I also think it's a little bit damaging when middle class people start claiming to be working class, because it weakens those useful generalisations. I did it myself a little bit when I was 13 or so, probably because I thought middle class people had ugly, pink painted lounges and, you know, doilies and stuff. Whereas working class people went out on the streets and campaigned for freedom.

Obviously I don't have a problem with middle class people describing themselves as being from a working class background, if they were brought up in a genuinely working class household, as a few middle class people I know were.

* At least, if you get away from historical definitions about relationship to the means of production and so on, which are pretty useless for describing today's society.

Date: 2008-10-03 09:11 pm (UTC)
From: [identity profile]
Hm. Yes, as I said earlier, I do not want to talk in this way about my own situation/self-definition on here. In person only, please.

Date: 2008-10-05 01:44 pm (UTC)
From: [identity profile]
I'm not sure I understand the 'please'. Do you mean that you'd also prefer *me* not to talk about it in writing?

I'm much better at expressing myself in writing than in speech (though I want to get better at the latter so am more than happy to do both) so like setting out my position that way when I can, even when I know I know I won't get a written response.

Date: 2008-09-29 03:53 pm (UTC)
From: [identity profile]
Oh, and of course we're both about the right height for that, too. :-)

Date: 2008-09-29 03:03 pm (UTC)
From: [identity profile]
Professional class was a new one on me; I'd consider someone who counts as Professional as being in a subset of Middle class.

I'd personally place [ profile] mirrorshard as upper middle class, with a hefty dose of Individual, but currently living a lower middle class lifestyle.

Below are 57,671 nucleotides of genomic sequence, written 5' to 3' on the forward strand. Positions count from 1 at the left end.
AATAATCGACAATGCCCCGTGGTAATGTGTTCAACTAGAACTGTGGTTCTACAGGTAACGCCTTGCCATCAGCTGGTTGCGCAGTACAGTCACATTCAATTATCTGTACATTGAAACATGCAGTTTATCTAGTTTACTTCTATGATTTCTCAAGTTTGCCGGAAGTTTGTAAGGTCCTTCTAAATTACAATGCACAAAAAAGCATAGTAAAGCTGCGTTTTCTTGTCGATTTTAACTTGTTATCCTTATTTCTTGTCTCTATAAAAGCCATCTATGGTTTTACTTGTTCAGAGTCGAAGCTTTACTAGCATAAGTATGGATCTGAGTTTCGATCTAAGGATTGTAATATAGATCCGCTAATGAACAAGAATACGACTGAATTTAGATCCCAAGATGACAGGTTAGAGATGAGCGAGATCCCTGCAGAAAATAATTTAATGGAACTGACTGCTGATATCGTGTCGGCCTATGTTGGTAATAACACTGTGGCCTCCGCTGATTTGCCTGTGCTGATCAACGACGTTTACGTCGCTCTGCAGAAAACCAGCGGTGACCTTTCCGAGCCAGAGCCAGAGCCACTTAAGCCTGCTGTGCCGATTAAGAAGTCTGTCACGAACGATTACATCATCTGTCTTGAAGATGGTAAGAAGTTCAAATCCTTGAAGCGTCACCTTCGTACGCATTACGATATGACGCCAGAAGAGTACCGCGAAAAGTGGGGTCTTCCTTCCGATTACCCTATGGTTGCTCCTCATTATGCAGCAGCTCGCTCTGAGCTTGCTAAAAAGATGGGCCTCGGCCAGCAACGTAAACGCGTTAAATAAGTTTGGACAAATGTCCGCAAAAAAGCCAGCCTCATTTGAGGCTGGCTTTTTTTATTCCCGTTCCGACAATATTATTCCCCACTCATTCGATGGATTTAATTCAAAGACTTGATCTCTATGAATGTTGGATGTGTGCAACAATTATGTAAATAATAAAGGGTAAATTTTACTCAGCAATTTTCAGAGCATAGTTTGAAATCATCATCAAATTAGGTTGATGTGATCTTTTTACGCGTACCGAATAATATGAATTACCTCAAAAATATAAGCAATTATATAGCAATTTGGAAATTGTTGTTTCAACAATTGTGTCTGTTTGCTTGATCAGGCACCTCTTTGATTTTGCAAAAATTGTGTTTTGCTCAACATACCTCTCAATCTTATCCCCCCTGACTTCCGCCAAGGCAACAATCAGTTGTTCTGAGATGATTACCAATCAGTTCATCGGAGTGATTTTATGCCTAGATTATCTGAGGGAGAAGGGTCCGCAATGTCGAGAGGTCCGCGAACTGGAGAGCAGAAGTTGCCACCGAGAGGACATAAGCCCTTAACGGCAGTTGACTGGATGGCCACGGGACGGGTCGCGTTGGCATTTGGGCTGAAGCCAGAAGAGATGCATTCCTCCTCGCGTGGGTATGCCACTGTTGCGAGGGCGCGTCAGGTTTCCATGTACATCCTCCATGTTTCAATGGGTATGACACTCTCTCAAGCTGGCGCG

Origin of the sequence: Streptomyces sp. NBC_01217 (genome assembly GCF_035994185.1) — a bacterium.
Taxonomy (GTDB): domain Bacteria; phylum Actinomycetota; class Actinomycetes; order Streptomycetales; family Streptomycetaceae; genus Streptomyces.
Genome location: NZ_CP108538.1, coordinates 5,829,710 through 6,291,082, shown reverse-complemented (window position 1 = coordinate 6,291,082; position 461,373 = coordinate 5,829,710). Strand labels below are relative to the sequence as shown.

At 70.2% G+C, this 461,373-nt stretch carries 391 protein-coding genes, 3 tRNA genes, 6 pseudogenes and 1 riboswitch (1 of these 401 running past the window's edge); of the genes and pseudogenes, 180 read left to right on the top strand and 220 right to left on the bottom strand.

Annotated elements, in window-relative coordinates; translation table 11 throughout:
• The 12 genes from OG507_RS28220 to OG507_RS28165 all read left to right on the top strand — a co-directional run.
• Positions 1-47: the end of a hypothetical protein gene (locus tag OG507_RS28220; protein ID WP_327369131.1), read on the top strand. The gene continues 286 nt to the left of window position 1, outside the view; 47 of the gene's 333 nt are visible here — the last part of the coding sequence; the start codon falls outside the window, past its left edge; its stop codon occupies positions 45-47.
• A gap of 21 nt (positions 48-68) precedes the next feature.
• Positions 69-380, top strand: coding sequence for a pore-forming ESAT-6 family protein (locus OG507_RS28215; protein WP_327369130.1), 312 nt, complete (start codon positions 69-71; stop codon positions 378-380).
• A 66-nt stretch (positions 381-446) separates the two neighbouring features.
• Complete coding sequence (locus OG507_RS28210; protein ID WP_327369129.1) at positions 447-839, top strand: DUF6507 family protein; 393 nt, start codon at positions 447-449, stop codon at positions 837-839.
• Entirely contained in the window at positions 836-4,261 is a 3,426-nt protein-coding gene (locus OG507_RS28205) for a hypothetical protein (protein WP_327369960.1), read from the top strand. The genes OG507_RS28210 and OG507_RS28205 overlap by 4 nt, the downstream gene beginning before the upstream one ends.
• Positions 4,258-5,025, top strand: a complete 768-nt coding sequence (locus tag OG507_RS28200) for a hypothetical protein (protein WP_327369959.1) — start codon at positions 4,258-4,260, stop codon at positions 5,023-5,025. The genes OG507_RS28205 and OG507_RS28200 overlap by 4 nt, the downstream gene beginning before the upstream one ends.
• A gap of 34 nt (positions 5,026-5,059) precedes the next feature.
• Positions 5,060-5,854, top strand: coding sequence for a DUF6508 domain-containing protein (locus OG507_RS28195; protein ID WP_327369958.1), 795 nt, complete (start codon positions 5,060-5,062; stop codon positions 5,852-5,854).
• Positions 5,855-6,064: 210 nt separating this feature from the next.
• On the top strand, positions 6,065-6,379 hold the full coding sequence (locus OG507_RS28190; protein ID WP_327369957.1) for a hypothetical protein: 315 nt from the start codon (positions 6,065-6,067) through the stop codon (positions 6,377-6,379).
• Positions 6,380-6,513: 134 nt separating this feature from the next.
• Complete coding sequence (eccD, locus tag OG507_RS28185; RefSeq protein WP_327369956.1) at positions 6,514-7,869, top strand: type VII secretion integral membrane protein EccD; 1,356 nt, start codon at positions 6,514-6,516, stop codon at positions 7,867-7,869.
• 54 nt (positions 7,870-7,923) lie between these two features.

Date: 2008-09-29 03:27 pm (UTC)
From: [identity profile]
Professional class?

Anyways, after reading 'Watching the English' I understand a lot more about class and how it works, and frankly it mostly seems to be attitude and habits rather than anything else.

Date: 2008-09-29 03:41 pm (UTC)
From: [identity profile]
I have no idea what [ profile] mirrorshard means by it, but there's often been a slight disjunction between the middle classes and some of the professions - doctors, lawyers etc. If you were forced to categorize them as upper/middle/working, they'd almost always go in middle.

Some members of the professions have, historically, been the upper class members of society who've not had a large estate to run - perhaps being the younger brother, or some other reason - and so have become barristers or something. Also, some of the professions could sort of... acquire pseudo-upper class status, by virtue of being the doctor to the upper classes. They wouldn't necessarily actually be upper class, but they'd need to have some sort of pull with them to become/stay the favoured doctor (or other profession).

The British class system is a bit screwed up.

Date: 2008-09-29 05:20 pm (UTC)
ext_15802: (Default)
From: [identity profile]
It's certainly very interesting mapping the concept of "class system" as British people think of it to the ABC1C2DE classifications used in marketing. See .